After the lost “The Oak” (yet another failed attempt to break into Unknown and the last lost story of any kind except for a final attempt at the same thing), Asimov wrote “Twins,” which was published as “Heredity.” It’s an odd story akin to “Half-Breeds on Venus” in the sense that its theme is less successful than its plot. The main focus is about settling the nature vs. nurture argument through a wildly unethical experiment (which is never questioned in the course of the story) in which twin brothers are separated at birth and raised on separate worlds (Earth and Ganymede) without knowing of each others’ existence until they turn twenty-five and are made co-owners of a business on Mars. All this isn’t especially successful but, after a flawed opening, the main action kicks in. The two brothers travel across Mars after a simultaneous storm and marsquake in order to deliver vital supplies to the ruined capital city while dealing with simple things like venomous Martian reptiles and complicated things like each other. All that makes for a good adventure tale.
“History” is a lesser tale and an oddly pacifist and anti-scientific one coming from Asimov in the early stages of WWII. It deals with a Martian historian working on Earth when war breaks out between Earth and Venus, the Martian recalling an ancient Martian superweapon, and the government being willing to do anything to make the absent-minded professor give them all the information he can. This does anticipate how government and people violate their own principles in wartime but the lack of any proper catharsis regarding this harms the tale and, as I say, the pacifism and approach to science is not appropriate under the story’s circumstances so the theme doesn’t really work, either2.
“Reason” is Asimov’s best story yet and also relates to the sequel theme. This is the second robot story in retrospect3, though still without the Three Laws (indeed, the Second is explicitly violated and that’s never really explained even in I, Robot) and still without any initial reference to U. S. Robots and Mechanical Men or other concrete tie. It is the first of several stories with relatively steady, mustachioed Gregory Powell and volatile, red-headed Mike Donovan who are a pair of what might be called robot mechanics. In this tale, they are aboard Solar Station Five4 where they are both maintaining the power station and overseeing an experimental robot, QT-1, which is designed to be intelligent enough to run the station itself, freeing humans from dull labor and the danger of solar storms. It’s also intelligent enough to question where it came from but not so intelligent as to be empirical about it, relying on pure reason. (This story is partly a sort of sci-phi which satirizes Plato, religion, Descartes, and the like.) The robot decides that humans are flimsy and badly designed while the regular robots are better, and QT-1 is the most advanced of all so, obviously, they must have been created in that order. As that which is greater than QT-1 and to which everyone’s attention is bent, the power converter must be its creator. The rest of the story details Powell’s phlegmatic and Donovan’s choleric attempts to deal with this robot and prevent a loss of beam focus that would destroy portions of the Earth. The whole does a good job of creating an impression of a busy, futuristic, technologically advanced solar civilization using few characters or gizmos. Though a flaw might be that those protagonists don’t actually do much, they are in a dramatic situation that engages the reader. It also brings Asimov’s empirically grounded rationalism to the fore (though it does include a sort of “principle of the identity of indiscernible beliefs”). While it has a serious core, its satirical approach produces a mild humor that is more successful than a couple of earlier attempts at outright comedy. At this point, the robot series is not fully formed, but it’s largely there and already very enjoyable.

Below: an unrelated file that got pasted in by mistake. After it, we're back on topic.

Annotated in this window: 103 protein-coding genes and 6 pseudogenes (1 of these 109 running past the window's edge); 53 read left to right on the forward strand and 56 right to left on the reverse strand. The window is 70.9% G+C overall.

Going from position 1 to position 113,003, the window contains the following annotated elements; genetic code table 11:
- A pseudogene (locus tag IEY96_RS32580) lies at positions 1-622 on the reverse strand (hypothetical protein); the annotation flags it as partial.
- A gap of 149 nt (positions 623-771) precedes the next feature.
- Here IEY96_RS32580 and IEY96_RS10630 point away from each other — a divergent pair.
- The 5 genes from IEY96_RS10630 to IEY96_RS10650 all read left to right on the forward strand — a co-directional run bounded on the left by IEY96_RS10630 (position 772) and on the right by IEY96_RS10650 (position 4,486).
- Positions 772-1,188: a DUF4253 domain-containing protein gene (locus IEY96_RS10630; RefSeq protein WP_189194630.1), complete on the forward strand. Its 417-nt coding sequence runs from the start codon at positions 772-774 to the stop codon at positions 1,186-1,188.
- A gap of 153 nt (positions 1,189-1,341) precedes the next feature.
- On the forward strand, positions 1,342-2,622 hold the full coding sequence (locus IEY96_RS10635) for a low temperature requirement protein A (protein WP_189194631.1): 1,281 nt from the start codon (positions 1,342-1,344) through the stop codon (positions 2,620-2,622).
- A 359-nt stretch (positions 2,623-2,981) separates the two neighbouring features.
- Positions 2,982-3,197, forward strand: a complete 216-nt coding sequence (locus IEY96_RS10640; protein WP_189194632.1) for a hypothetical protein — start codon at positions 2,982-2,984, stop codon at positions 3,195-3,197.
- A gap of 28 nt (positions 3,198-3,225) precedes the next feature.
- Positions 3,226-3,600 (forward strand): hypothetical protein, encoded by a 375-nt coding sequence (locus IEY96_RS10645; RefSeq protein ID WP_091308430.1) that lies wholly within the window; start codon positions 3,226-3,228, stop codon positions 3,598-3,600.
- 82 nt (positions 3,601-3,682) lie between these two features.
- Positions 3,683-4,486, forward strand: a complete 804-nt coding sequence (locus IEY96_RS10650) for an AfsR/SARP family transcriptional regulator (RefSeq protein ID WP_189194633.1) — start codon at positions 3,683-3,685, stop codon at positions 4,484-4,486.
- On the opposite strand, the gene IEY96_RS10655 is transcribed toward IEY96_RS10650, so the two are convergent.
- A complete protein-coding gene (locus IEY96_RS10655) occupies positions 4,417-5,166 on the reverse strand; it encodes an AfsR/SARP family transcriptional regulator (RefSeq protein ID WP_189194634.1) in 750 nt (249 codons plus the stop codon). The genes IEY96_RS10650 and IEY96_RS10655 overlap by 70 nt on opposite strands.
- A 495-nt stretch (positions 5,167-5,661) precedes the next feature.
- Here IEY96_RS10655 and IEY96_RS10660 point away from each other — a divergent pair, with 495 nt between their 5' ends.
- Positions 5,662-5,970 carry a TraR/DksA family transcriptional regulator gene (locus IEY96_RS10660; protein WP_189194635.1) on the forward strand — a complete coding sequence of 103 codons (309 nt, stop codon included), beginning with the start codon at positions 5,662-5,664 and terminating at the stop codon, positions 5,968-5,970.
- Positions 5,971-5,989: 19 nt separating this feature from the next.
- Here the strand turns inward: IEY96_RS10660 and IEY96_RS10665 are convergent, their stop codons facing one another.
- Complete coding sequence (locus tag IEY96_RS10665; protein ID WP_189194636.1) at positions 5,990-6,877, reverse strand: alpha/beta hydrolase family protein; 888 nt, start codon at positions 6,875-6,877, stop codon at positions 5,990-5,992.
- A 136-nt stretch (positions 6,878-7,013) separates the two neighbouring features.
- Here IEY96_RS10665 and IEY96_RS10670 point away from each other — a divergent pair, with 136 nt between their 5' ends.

1: Asimov wrote of the silver-haired Tweenies in June 1939 and the tale appeared in the February 1940 Astonishing. Van Vogt’s tale of the golden-tendriled slans came out in the September 1940 issue of Astounding. The tales aren’t generally similar but do deal with persecuted superior beings.
2: It also marks at least a second example of Brooklynite Asimov’s penchant for making foreigners talk funny. As the Ganymedan brother in the previous story talks with a vaguely Scots accent and people in future stories will talk about the “Pewiphiwy”, so this Martian pronounces “th” as “d.”
3: I only glanced over the version in I, Robot to compare it to the anthologized version I read this time so I don’t know that these are all the changes, but they may be: the first two paragraphs were added; the text near the end regarding the next experimental robot and mentioning USRMM between “Muller looked at him…” and “‘…Two weeks, I think.'” is added; the explanation near the middle of why robots are manufactured in space is modified.